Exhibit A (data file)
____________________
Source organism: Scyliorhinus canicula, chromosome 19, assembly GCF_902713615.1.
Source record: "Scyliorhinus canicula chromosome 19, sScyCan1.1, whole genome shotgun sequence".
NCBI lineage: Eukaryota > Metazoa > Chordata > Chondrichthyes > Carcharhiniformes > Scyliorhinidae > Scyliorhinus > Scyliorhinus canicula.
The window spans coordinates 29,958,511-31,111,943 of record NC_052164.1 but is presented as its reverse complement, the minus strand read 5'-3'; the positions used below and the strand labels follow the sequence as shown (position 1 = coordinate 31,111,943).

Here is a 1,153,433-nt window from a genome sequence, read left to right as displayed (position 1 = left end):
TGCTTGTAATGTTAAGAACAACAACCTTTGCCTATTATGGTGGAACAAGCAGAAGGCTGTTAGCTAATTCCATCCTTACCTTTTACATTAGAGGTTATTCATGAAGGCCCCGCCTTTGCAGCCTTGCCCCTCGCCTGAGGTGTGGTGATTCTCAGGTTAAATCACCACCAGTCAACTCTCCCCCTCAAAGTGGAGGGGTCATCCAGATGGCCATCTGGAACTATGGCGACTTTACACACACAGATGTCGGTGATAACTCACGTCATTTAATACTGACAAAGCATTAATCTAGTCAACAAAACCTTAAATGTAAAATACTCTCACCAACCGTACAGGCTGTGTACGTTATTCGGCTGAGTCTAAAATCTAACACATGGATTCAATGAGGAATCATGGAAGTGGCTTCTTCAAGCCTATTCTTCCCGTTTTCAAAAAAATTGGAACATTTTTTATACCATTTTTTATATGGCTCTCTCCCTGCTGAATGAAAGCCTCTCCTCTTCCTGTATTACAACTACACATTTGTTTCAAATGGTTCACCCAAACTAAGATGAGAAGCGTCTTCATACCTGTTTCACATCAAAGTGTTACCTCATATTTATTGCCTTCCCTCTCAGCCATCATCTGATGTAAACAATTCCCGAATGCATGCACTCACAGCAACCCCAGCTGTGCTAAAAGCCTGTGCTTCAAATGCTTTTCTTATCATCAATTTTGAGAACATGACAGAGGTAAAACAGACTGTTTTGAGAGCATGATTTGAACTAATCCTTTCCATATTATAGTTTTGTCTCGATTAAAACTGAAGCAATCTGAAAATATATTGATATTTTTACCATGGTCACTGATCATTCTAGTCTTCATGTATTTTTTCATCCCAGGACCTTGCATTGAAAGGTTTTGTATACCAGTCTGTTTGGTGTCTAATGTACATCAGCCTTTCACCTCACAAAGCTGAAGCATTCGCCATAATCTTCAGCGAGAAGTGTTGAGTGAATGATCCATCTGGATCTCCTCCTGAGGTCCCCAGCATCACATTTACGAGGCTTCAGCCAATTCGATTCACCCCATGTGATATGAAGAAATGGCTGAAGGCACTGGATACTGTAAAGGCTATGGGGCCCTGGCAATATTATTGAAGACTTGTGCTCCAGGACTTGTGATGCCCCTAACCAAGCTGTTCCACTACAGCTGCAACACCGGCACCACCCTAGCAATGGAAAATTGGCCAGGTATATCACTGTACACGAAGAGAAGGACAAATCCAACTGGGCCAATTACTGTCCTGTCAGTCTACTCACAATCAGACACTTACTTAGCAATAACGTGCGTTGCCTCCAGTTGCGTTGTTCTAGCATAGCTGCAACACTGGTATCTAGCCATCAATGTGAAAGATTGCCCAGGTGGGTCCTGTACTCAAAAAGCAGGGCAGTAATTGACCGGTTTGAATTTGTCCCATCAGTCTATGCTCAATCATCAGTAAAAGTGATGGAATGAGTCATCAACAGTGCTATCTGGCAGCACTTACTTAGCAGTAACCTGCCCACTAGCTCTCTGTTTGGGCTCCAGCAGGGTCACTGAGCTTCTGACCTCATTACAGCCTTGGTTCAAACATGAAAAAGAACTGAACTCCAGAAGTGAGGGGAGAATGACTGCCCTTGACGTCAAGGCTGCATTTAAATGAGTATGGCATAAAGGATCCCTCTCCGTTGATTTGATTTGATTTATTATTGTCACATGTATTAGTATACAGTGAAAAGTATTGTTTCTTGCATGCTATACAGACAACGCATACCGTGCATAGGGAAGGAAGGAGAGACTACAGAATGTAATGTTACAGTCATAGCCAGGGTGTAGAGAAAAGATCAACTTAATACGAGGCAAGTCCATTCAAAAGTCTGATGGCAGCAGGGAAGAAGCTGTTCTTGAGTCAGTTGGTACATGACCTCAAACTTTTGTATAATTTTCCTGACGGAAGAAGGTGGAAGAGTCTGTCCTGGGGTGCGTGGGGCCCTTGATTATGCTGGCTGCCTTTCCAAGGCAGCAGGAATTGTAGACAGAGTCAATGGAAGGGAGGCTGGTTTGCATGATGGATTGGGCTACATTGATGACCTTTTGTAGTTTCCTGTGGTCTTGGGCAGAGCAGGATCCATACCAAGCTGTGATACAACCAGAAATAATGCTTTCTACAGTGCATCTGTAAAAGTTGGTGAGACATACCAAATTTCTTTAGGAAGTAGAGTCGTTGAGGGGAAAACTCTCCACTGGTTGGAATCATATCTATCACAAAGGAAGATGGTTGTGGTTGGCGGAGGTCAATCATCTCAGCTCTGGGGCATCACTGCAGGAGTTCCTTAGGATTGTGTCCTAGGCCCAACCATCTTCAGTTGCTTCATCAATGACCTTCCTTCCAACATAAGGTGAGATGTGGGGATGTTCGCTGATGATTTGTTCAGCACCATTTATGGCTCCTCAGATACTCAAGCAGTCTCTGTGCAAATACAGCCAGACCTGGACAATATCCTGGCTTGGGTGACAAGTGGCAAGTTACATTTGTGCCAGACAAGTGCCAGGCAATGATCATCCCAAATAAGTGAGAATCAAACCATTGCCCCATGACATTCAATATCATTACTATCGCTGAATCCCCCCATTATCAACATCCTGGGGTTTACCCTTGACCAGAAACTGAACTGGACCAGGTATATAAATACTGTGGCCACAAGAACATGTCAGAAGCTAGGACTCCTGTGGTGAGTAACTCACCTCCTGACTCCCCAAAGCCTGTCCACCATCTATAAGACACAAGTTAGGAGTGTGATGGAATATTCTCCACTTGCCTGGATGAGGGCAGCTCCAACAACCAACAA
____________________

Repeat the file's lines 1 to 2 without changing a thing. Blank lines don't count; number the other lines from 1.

Source organism: Scyliorhinus canicula, chromosome 19, assembly GCF_902713615.1.
Source record: "Scyliorhinus canicula chromosome 19, sScyCan1.1, whole genome shotgun sequence".